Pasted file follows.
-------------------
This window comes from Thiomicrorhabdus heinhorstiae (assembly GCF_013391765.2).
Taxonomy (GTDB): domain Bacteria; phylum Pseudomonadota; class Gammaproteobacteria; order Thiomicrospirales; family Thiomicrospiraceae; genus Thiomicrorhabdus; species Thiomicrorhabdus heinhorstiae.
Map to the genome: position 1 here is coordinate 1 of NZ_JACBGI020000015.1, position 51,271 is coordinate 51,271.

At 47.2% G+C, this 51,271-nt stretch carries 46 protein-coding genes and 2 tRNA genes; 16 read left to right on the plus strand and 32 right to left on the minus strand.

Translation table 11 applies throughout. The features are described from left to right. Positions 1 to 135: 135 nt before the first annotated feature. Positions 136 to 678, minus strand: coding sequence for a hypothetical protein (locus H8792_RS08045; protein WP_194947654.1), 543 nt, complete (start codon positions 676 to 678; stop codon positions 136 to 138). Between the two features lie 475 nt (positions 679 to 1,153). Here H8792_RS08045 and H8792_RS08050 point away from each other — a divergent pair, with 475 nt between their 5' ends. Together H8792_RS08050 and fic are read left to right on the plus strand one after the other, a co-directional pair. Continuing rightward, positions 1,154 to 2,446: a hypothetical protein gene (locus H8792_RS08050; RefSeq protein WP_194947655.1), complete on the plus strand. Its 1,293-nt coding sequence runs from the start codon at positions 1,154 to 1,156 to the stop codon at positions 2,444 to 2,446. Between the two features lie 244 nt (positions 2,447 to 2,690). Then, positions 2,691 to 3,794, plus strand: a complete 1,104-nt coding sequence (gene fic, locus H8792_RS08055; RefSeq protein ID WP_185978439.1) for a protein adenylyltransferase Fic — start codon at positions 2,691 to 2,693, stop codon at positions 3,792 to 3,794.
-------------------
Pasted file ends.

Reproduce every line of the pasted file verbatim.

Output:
This window comes from Thiomicrorhabdus heinhorstiae (assembly GCF_013391765.2).
Taxonomy (GTDB): domain Bacteria; phylum Pseudomonadota; class Gammaproteobacteria; order Thiomicrospirales; family Thiomicrospiraceae; genus Thiomicrorhabdus; species Thiomicrorhabdus heinhorstiae.
Map to the genome: position 1 here is coordinate 1 of NZ_JACBGI020000015.1, position 51,271 is coordinate 51,271.

At 47.2% G+C, this 51,271-nt stretch carries 46 protein-coding genes and 2 tRNA genes; 16 read left to right on the plus strand and 32 right to left on the minus strand.

Translation table 11 applies throughout. The features are described from left to right. Positions 1 to 135: 135 nt before the first annotated feature. Positions 136 to 678, minus strand: coding sequence for a hypothetical protein (locus H8792_RS08045; protein WP_194947654.1), 543 nt, complete (start codon positions 676 to 678; stop codon positions 136 to 138). Between the two features lie 475 nt (positions 679 to 1,153). Here H8792_RS08045 and H8792_RS08050 point away from each other — a divergent pair, with 475 nt between their 5' ends. Together H8792_RS08050 and fic are read left to right on the plus strand one after the other, a co-directional pair. Continuing rightward, positions 1,154 to 2,446: a hypothetical protein gene (locus H8792_RS08050; RefSeq protein WP_194947655.1), complete on the plus strand. Its 1,293-nt coding sequence runs from the start codon at positions 1,154 to 1,156 to the stop codon at positions 2,444 to 2,446. Between the two features lie 244 nt (positions 2,447 to 2,690). Then, positions 2,691 to 3,794, plus strand: a complete 1,104-nt coding sequence (gene fic, locus H8792_RS08055; RefSeq protein ID WP_185978439.1) for a protein adenylyltransferase Fic — start codon at positions 2,691 to 2,693, stop codon at positions 3,792 to 3,794.